Caleb Ouanounou Gives Shoes to the Less Fortunate

New-Shoes
Written By: Elana Mutnick

Caleb Ouanounou has never had to worry about having a roof over his head. He’s never wondered when his next meal might be. But he knows that’s not true for everyone. For this reason, Ouanounou tries to help ensure others don’t have to worry about life’s necessities, such as finding a simple pair of shoes.

While constantly giving to those who are less fortunate, Ouanounou is finally doing something for himself this July. This Atlanta, Georgia native will represent Team USA in Israel among nearly 1,400 athletes in the 21st Maccabiah, securing a spot on the U-18 boys’ basketball team. It’s the latest journey for a 17 year old who is used to making an impact in different parts of the world.

Ouanounou said he is grateful for this opportunity to play against such talent, similar to the gratitude feels by the lives he has touched throughout his life. This past year, Ouanounou raised approximately $22,000 in tzedakah to assist those in need.

“Judaism is a part of my daily life,” said Ouanounou. “It’s just part of how I was raised.”

Ouanounou has gone to Jewish day school since he was three years old. He said his parents had always emphasized tzedakah and contributing aid being of utmost importance. Helping others was always a part of Ouanounou’s upbringing and has impacted how he continues to live his daily life.

The act of giving is by no means confined to just his community. Ouanounou started a club at his school called ShoeFlip$, where he and his friends resell sneakers.

“The original goal for this club was to buy all the kids at the Sanhedria Orphanage a new pair of shoes,” said Ouanounou. The Sanhedria Orphanage is a rehabilitation center in Jerusalem for boys aged 6-18 who have suffered from abuse and neglect during childhood. There are about 26 kids in the orphanage, and each pair of shoes costs approximately $100, according to Ouanounou. Ouanounou would set aside $10 from each pair of shoes sold, and he said his club’s goal was to raise roughly $2600.

“We were able to reach that goal and send all the money to the orphanage, and all the kids went on a little field trip and all the kids got a pair of new shoes,” said Ouanounou.

Ouanounou said he used the extra money he raised on Ukraine relief, and his strong beliefs regarding the necessities of tzedakah remain lasting.

Before Ouanounou decided to make this club at school, he already had a list of achievements that was nothing short of accomplished.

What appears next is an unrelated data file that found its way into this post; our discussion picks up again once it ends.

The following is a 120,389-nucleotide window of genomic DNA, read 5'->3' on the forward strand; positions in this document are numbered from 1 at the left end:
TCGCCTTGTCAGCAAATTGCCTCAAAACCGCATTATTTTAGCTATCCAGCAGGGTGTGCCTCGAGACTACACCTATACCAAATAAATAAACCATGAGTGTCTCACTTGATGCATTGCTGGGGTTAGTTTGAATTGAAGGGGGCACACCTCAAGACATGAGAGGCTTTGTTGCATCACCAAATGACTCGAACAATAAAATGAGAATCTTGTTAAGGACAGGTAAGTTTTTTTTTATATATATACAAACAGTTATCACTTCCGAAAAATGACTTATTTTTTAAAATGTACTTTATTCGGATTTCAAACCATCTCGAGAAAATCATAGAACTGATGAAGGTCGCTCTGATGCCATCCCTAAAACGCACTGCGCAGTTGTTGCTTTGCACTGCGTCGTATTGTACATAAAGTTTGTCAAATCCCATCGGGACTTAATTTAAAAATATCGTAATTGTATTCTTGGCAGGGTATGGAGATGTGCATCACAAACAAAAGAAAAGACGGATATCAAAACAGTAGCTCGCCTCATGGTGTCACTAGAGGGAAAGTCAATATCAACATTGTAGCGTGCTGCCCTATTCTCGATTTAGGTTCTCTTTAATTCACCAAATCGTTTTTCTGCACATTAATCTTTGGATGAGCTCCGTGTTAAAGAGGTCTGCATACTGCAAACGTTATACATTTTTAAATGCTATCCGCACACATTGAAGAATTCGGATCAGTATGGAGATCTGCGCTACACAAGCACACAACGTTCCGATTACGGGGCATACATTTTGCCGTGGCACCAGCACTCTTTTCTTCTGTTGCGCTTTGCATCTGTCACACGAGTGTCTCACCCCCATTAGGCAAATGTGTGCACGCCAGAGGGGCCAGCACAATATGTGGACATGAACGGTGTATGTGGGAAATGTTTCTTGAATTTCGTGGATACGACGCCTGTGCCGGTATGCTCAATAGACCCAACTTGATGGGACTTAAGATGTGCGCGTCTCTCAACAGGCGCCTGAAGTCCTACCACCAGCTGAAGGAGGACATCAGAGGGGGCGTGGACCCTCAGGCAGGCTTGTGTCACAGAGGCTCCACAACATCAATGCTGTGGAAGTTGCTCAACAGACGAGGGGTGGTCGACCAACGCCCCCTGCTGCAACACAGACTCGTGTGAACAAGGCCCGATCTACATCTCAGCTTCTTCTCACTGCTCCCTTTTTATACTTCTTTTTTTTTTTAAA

For Ouanounou’s Mitzvah Project, he spent two years prior to his bar mitzvah saving up $1800 to help a boy in the Sanhedria Orphanage celebrate his Bar Mitzvah with him and his family. Ouanounou’s mother explicitly told him that he wasn’t allowed to set up a GoFundMe page or a fundraiser, and he was to raise all the money on his own without help from his community, which he said is what others typically do.

“You have to raise it all by yourself,” Caleb said, referring to his mother’s words. Ouanounou put together his winnings from chess tournaments, birthday money, and his Hanukkah presents and was able to save up the $1800 and travel to Israel for his Bar Mitzvah.

“We brought like 40-50 people with us. We were all able to go to the orphanage… and we were able to throw a big party for them to celebrate that week with them as well,” Ouanounou said.

This incredible mitzvah was only the foundation of Ouanounou’s generosity. With the money he received from his bar mitzvah, Ouanounou took ten percent of that and bought two wheelchairs for the Israeli Sports Center for the Disabled.

Ouanounou continues his charitable acts through tzedakah, specifically for the Sunhedira Orphanage, where he usually provides tefillin for the boys and their Bar Mitzvahs. In addition, Ouanounou plans to buy shoes for children in homeless shelters with the money he is currently raising and has no intentions of stopping ShoeFlip$ or resigning from his presidency role.

“I love being able to combine my passion for shoes and drive when it comes to giving tzedakah,” said Ouanounou.

Ouanounou has unquestionably found his calling in life, and giving to those deprived of life essentials comes just as naturally to him as basketball.

Ouanounou currently attends The Felicia Penzell Weber Jewish Community High School in Sandy Springs, Georgia and is one of three other students selected to play at this year’s Maccabi Games.

Ouanounou flew in from Atlanta to Philadelphia for tryouts, knowing nobody there, ready to showcase his capabilities. Ouanounou emphasized his excitement going into tryouts but said he was also very overwhelmed by the undeniable technique of the others.

“I’ve never played against that much talent before,” Ouanounou said.

His abilities outweighed his concern, and Ouanounou will get the chance to strengthen his basketball career and Jewish identity during the three-week Maccabiah experience in July. Whether admiring The Western Wall in Jerusalem, climbing Masada, or scoring buckets with USA on his uniform, Ouanounou is ready for a trip of a lifetime.

Ouanounou said he is patiently waiting to walk in the opening ceremony alongside his teammates while representing his country simultaneously. Ouanounou said he is excited to “further explore [my] Jewish roots and culture in general.”

Even though this will be his fourth time traveling to the Holy Land, this experience will undoubtedly be incomparable.

“Being able to represent my country while also being around other Jewish kids and playing in Israel is just a crazy idea to me,” said Ouanounou.

Register Now - Legends of the Maccabiah Gala - October 30 in LA
This is default text for notification bar